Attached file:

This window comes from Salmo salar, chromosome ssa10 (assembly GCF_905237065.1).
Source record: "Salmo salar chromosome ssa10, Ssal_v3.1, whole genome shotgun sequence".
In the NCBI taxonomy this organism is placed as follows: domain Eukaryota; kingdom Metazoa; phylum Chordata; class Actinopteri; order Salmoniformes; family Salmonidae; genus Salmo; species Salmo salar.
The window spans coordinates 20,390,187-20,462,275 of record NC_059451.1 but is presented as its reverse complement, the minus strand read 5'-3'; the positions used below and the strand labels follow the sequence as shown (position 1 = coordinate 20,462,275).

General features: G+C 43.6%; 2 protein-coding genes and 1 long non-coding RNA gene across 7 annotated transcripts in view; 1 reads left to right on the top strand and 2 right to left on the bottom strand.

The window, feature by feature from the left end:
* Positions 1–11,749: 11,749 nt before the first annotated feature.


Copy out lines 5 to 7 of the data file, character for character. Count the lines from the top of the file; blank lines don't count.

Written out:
General features: G+C 43.6%; 2 protein-coding genes and 1 long non-coding RNA gene across 7 annotated transcripts in view; 1 reads left to right on the top strand and 2 right to left on the bottom strand.

The window, feature by feature from the left end:
* Positions 1–11,749: 11,749 nt before the first annotated feature.